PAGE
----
In the Chamber: Rhoda’s question on Plastic Waste

Rhoda’s question on Plastic Waste
Scottish Parliament
14 November 2018
Rhoda :
To ask the Scottish Government, in light of the forthcoming ban on the burning of plastics on farms, what contingency plans it has should the market approach to recycling farm plastic not work.
The Cabinet Secretary for Environment, Climate Change and Land Reform (Roseanna Cunningham):
The relevant amendment to the Waste Management Licensing (Scotland) Regulations was made in 2013 and a group was established in autumn 2016 to plan the transition towards a position where the ban could be enforced.
The group had membership from NFU Scotland, the Scottish Environment Protection Agency, Zero Waste Scotland, the Scottish Government and several waste plastics collectors and reprocessors.
The transition to full enforcement has therefore been carefully considered.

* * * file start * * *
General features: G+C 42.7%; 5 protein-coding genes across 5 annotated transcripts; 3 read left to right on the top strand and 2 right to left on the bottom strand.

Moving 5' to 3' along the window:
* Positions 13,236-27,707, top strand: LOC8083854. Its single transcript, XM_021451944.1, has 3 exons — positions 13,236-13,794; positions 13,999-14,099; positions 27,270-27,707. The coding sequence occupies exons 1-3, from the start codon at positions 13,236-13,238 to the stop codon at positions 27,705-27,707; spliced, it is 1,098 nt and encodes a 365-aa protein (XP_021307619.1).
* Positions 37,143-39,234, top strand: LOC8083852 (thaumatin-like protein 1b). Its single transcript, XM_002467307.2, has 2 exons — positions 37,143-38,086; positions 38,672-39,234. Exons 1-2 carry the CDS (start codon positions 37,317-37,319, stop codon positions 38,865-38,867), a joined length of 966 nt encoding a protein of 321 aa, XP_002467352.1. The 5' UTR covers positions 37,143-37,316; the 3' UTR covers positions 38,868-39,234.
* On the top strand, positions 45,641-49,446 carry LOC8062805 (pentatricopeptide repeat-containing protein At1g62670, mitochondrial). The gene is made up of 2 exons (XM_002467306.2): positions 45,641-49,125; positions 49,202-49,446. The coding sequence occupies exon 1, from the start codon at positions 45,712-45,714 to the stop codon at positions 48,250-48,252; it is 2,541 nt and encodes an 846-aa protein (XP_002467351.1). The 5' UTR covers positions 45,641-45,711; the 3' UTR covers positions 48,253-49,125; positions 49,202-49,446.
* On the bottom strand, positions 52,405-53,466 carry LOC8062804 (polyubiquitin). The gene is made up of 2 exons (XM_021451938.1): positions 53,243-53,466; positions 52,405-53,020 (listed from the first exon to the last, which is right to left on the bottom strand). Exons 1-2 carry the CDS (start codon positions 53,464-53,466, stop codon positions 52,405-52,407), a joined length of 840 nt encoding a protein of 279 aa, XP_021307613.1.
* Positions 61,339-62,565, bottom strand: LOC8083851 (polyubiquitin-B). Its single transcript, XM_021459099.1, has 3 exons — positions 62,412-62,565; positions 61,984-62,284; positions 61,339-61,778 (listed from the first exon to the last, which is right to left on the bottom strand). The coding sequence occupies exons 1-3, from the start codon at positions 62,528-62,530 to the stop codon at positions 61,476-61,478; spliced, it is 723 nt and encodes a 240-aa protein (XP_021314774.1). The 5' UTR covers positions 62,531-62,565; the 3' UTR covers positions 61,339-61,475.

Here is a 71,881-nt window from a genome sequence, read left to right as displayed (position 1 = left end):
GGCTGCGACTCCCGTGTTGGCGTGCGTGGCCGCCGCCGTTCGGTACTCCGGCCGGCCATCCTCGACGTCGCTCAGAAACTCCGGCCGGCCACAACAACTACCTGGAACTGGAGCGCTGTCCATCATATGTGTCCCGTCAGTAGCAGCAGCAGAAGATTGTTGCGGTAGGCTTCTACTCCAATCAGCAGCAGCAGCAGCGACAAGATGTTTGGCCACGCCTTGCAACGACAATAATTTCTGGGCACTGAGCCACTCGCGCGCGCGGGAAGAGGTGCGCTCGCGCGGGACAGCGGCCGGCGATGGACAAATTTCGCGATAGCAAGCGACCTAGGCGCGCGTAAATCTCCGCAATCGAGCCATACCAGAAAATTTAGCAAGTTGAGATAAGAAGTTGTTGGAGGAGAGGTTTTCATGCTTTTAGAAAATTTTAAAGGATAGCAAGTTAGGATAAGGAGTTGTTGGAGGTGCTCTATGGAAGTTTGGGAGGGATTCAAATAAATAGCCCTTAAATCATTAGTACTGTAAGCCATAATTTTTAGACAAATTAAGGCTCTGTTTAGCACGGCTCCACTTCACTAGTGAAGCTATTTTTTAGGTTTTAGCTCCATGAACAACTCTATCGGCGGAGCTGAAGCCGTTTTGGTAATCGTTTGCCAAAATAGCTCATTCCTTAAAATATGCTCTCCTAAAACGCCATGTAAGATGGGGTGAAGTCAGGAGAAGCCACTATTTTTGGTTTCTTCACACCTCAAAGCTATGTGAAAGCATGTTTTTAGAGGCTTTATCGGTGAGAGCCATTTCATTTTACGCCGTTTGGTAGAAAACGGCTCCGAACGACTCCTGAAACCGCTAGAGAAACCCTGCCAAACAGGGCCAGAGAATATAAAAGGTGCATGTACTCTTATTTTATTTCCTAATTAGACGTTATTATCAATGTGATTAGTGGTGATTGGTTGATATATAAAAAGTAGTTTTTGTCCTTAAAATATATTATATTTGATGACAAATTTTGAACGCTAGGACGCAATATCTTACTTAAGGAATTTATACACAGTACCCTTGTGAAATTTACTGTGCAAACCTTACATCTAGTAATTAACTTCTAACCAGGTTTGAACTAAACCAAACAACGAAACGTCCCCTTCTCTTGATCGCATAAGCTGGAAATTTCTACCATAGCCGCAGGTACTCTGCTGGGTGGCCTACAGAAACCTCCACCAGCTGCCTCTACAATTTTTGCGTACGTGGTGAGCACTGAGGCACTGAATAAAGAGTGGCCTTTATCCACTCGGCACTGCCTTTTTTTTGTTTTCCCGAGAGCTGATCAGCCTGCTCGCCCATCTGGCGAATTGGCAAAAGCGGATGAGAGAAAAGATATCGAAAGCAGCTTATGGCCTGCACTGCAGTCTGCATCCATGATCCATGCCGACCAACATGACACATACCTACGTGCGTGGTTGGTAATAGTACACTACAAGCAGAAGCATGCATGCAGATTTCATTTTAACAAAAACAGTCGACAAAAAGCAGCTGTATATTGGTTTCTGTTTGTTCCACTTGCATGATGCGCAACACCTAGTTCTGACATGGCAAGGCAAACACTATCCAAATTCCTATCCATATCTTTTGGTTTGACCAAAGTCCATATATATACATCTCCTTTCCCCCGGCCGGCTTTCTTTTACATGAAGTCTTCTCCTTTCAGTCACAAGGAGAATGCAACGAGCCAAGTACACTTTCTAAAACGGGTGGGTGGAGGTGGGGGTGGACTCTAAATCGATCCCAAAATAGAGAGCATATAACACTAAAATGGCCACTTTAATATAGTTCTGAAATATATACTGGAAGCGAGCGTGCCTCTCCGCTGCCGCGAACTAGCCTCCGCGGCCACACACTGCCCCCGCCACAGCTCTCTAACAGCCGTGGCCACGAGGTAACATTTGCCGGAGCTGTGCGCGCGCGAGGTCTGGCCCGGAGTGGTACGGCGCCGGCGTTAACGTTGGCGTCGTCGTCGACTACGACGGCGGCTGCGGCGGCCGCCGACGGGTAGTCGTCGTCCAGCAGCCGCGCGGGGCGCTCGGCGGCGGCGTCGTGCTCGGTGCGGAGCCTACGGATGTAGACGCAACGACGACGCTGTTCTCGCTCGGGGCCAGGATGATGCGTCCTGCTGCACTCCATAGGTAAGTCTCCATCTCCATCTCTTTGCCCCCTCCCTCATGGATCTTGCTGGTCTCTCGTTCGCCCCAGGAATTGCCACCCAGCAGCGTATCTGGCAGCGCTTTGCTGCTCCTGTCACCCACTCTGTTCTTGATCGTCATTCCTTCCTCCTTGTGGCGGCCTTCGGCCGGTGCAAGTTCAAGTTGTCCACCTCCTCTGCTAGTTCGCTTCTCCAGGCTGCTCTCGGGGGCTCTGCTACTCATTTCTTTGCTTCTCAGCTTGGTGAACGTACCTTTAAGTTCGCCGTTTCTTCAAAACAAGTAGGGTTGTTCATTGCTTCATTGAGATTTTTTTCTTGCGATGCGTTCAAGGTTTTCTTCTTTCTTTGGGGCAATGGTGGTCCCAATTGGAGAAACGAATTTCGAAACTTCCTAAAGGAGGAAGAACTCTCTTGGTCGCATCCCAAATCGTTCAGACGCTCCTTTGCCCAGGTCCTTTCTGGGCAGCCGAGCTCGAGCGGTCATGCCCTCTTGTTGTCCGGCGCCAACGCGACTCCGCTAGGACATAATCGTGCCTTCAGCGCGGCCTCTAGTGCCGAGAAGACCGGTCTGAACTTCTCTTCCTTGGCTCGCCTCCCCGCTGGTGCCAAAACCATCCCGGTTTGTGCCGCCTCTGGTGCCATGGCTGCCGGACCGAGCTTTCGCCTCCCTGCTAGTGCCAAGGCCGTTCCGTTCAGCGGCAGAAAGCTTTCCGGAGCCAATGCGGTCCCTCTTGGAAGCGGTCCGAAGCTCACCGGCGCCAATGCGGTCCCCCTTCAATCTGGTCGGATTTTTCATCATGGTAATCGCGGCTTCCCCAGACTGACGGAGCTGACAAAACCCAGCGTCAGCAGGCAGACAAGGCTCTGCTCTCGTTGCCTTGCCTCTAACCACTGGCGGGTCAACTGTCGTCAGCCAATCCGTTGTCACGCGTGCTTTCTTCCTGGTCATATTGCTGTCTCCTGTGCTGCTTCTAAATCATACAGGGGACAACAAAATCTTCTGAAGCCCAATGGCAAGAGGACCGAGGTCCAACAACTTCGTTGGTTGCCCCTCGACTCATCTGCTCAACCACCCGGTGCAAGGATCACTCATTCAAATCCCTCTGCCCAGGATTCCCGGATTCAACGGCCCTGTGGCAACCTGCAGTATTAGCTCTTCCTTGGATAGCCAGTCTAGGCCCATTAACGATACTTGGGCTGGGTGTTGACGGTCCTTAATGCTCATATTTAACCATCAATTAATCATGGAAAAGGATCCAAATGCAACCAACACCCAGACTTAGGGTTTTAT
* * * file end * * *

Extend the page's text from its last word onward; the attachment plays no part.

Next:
In most areas of the country there are recycling collection services available and I am advised that, since the announcement, the network has expanded. That is one of the reasons why a transition period until 1 January 2019 is in place.
SEPA has published clear guidance for farmers to help them decide how best to dispose of plastic waste, and there are also local SEPA offices across Scotland that can provide more direct assistance.
Rhoda :
I have been contacted by crofters in rural Scotland and in island communities, who say that there are no recycling facilities local to them.
There is a concern that the only option that they have is to bury the plastics, which will have a knock-on effect on the environment and on animal health, should they become unburied.
Will the cabinet secretary consider working with local authorities, to see whether they could recycle farm plastics along with the normal household recycling?
Roseanna Cunningham:
We would want to have conversations where necessary. A list of plastic waste service providers is available on the Zero Waste Scotland website; perhaps access to that would be helpful in those circumstances.
If all other options have been exhausted, and we would need to make sure that that was the case, and there is really no recycling service available, the waste can be sent to landfill at a licensed site or to an energy-from-waste plant.
However, that should be considered only as a last resort. We would want to have a serious conversation first, to ensure that there is not, in fact, an alternative solution.